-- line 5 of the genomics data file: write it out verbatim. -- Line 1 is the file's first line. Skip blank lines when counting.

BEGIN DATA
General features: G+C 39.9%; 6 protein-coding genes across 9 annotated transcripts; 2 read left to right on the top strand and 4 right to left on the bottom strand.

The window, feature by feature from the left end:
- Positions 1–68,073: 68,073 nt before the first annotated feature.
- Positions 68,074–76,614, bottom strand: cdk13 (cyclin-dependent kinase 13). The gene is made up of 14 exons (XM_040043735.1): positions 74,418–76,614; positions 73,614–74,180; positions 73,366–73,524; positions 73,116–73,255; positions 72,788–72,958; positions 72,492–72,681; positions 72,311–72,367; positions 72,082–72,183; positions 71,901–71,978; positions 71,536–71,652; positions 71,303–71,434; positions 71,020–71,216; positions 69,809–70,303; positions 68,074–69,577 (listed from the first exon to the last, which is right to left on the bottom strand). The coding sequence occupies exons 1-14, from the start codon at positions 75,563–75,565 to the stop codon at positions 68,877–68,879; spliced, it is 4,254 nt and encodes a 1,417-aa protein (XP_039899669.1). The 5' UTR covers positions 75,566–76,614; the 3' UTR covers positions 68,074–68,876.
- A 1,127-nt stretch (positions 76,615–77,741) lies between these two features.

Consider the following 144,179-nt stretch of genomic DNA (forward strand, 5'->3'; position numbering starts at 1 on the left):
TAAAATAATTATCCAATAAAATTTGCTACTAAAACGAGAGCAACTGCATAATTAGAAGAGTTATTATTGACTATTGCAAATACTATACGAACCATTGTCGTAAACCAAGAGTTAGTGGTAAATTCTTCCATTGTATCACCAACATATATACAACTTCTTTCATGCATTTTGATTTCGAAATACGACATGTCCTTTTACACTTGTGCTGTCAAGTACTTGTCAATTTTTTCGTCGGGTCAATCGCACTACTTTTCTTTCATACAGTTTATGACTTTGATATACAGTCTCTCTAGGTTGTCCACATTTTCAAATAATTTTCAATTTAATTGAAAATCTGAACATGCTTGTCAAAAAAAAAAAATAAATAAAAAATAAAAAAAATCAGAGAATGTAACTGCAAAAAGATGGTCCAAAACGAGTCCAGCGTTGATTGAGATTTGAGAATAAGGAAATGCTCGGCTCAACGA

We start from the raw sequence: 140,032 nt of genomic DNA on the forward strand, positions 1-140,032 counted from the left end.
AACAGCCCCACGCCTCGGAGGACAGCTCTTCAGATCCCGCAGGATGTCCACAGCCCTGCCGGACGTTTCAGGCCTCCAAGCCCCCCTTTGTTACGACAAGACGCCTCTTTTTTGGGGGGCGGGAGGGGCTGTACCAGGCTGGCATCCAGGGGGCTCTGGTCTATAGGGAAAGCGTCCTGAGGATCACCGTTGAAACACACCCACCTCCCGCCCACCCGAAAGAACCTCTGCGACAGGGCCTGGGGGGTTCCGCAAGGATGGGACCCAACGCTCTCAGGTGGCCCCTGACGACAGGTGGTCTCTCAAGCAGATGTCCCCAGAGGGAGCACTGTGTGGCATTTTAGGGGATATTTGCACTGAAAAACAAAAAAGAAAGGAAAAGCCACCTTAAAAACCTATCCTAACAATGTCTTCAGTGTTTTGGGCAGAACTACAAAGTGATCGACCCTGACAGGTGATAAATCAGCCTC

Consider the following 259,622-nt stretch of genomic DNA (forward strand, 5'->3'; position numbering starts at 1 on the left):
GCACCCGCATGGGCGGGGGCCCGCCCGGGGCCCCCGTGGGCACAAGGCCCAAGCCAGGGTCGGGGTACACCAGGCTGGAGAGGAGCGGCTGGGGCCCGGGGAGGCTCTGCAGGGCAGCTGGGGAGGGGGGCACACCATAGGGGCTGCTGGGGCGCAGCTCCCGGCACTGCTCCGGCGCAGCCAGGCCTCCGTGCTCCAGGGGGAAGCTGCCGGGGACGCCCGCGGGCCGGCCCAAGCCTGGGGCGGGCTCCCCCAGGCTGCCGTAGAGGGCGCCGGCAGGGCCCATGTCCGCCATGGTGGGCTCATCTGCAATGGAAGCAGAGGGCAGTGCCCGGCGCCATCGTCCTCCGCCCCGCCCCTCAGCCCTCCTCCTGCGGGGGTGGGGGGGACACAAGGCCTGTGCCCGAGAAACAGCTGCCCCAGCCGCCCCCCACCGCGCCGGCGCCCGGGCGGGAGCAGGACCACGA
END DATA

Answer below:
- A 1,127-nt stretch (positions 76,615–77,741) lies between these two features.